February 11, 2006 in Idaho

For sale: 26,000 Idaho acres

By The Spokesman-Review
 

By the numbers

Proposed acreage up for sale in Inland Northwest national forests:

St. Joe: 1,142

Colville: 1,877

Coeur d’Alene: 3,090

Kaniksu: 6,936

FSBO: 309,421 acres of prime undeveloped forest land. Includes trails, campgrounds and sacred sites. Pristine views. Massive debt forces fast sale.

All satire aside, details on the largest sale of national forest in decades were announced Friday, including about 26,000 acres in Idaho and 7,500 acres in Washington. The Bush administration is proposing the sale to help reduce budget cuts for rural schools and roads.

Included in the sale are prime recreation sites near Coeur d’Alene, including the entire English Point trail network and Mokins Bay campground along Hayden Lake. The proposal also includes 160 mountainous acres near the St. Joe River once used by Indian tribes for sacred vision quests.

Local Forest Service employees said they had been directed not to comment on the proposal, but all expressed surprise at the properties included. Perhaps the biggest shock was the inclusion of 360 acres of developed trails at Hayden Lake’s English Point. The area is about 15 minutes from Coeur d’Alene and is a popular spot for hikers, skiers and horseback riders, said retired Brig. Gen. Clyde Denniston, who owns land nearby.

“I’m really surprised it would be put up for sale,” said Denniston, former commander of Fairchild Air Force Base. “That’s a beautiful piece of land. It gets a lot of public use – it’s not like it’s raw land somewhere out in the boondocks.”

In Colville National Forest, several large tracts are being considered for sale in the Bald Peak area north of Republic, Wash., as well as about 500 acres near Eagle Mountain northeast of Chewelah. The Forest Service has supplied only legal descriptions of the parcels, but the agency will release digitized maps by the end of the month. When the maps are released, the agency will take 30 days of public comment.

The vast majority of the tracts are isolated parcels of national forest that are expensive to manage, according to Agriculture Undersecretary Mark Rey, who spoke to reporters Friday in a conference call.

“These are not the crown jewels we’re talking about,” Rey said. “This is a reasonable proposal to take a small fraction of a percentage of national land, which is the least necessary, and use it for those in need.”

California stands to have 85,000 acres of national forest sold. Idaho comes in second in terms of acreage, with more than 11,000 acres – about 17 square miles – of the Panhandle making the sale list. If approved, the land would be appraised and put on the market.

The Bush administration hopes to raise as muich as $1 billion through the program, which it will use to help wean rural counties off the so-called Craig-Wyden “county payments” law over the next five years. The program has been in place since 2000 to help communities with timber-based economies weather large scale decreases in logging on national forest land.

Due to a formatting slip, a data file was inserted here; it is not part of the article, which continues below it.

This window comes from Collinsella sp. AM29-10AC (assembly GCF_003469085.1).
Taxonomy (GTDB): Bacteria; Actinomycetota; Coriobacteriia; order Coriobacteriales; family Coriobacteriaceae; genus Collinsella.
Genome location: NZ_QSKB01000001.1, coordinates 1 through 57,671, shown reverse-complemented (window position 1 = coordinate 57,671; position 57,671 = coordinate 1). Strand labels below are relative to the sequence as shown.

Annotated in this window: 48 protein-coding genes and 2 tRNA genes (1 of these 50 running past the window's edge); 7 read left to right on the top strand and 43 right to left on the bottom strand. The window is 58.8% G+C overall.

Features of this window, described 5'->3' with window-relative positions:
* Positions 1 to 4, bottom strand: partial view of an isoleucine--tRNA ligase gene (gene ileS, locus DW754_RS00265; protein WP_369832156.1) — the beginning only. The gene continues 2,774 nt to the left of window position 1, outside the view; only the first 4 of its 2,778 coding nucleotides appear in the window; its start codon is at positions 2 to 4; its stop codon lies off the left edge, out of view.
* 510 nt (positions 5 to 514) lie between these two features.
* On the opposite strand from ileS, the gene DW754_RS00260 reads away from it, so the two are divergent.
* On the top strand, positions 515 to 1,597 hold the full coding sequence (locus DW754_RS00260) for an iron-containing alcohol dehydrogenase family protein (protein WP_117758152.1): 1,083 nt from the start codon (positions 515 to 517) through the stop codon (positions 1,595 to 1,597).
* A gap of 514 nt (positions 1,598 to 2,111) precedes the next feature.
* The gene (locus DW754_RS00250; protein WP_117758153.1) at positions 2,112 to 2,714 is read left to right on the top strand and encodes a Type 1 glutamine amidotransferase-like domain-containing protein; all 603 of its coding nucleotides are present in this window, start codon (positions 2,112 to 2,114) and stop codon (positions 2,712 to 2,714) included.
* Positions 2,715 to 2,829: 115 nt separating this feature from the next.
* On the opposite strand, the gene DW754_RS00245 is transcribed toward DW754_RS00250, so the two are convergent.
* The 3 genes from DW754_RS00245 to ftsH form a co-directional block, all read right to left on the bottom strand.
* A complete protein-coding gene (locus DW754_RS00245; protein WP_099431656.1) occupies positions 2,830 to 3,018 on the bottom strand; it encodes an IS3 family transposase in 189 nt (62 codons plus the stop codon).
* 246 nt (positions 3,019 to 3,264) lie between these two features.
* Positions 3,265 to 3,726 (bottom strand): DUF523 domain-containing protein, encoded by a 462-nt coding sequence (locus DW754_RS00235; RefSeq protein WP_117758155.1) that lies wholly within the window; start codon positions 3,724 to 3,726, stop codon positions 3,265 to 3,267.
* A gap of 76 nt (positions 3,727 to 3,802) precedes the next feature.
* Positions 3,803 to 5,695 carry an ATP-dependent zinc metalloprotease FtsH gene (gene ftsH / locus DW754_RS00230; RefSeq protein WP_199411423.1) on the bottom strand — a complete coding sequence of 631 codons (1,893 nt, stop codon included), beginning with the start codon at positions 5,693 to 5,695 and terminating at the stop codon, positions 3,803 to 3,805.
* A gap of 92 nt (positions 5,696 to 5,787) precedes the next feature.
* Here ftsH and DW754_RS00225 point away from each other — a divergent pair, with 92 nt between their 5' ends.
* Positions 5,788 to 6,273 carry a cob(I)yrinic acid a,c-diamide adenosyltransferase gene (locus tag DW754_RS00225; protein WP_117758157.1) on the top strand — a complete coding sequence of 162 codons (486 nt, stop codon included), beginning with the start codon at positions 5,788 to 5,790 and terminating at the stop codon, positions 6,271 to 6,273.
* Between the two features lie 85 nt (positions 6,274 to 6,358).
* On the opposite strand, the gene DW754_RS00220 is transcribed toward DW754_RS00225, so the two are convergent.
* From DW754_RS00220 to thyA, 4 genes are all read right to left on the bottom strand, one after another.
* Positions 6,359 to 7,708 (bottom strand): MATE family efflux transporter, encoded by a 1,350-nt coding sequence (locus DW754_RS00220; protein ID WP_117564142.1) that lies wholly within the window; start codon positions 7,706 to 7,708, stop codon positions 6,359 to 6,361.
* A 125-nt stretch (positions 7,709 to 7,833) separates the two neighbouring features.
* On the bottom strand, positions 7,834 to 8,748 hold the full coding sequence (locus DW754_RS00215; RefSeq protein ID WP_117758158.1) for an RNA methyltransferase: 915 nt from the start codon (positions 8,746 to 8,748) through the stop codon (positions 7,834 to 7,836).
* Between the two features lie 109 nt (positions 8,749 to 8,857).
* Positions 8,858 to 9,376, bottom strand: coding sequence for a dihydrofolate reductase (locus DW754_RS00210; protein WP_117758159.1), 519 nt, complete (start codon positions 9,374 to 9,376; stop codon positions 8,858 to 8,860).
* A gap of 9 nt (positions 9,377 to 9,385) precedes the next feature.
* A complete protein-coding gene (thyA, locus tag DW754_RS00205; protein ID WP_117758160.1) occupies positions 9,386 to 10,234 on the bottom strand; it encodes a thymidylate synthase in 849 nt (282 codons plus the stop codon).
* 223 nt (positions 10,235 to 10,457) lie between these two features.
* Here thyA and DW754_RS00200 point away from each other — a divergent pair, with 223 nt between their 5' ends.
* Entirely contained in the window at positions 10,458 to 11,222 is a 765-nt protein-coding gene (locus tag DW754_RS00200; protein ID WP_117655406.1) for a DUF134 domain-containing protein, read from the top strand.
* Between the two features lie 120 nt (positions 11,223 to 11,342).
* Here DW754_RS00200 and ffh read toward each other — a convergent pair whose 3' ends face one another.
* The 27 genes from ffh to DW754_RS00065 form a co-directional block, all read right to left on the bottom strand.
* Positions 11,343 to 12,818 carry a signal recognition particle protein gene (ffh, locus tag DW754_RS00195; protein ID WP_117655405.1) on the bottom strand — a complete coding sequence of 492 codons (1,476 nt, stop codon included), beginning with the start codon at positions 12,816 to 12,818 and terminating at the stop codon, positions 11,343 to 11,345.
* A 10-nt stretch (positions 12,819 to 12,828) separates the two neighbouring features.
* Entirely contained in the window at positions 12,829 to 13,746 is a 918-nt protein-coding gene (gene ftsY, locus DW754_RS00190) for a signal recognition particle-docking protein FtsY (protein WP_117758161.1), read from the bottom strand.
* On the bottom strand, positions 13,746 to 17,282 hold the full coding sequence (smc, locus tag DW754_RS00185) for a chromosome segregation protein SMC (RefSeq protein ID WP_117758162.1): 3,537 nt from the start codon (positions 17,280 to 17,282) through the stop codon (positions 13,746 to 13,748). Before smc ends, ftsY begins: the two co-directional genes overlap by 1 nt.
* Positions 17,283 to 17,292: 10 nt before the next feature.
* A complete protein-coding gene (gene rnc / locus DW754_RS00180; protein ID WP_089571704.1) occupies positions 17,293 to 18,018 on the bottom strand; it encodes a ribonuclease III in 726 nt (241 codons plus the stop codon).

The program sent $41.8 million to Washington last year and $21 million to Idaho.

Many Western lawmakers, sportsmen groups and environmentalists are reacting with outrage to the land sale and phasing-out of the Craig-Wyden payments. Some have compared the sale with a farmer eating his supply of seed corn.

Rey rejected such comparisons, saying the money was needed to help rural counties fund education and transportation projects. About $4 million last year went to Shoshone County in North Idaho. Nearly $1 million went to Ferry County in northeast Washington.

“I don’t think assuring the education of schoolchildren is an ephemeral purpose,” Rey said.

Critics say even isolated parcels of national forest are valuable. The Forest Service often uses the tracts in land swaps to secure wildlife habitat. Surrounded by private land, the acreage also provides recreation opportunities for some communities.

Sen. Larry Craig, R-Idaho, has not had a chance to evaluate the list of parcels, said spokesman Mike Tracy. “He obviously has concerns. … He’s never been real supportive of the wholesale sale of public lands, but he does look at individual projects on a case-by-case basis.”

Idaho Congressman and governor-hopeful Butch Otter issued a statement saying, “I do not believe the president’s proposal will be well-received in Congress.” Last month, the Republican representative came under fire for co-sponsoring a plan to sell public land to pay for Hurricane Katrina relief efforts. Otter later reversed his support and apologized to state residents.

Rey, who oversees the Forest Service, said certain tracts could be taken off the sale list, depending on public comment. Ultimately, only 200,000 acres will likely be put up for sale, he said, amounting to less than 1 percent of 193 million acres of national forest and grassland. Rey also pointed out the agency acquires about 100,000 acres of new land annually.


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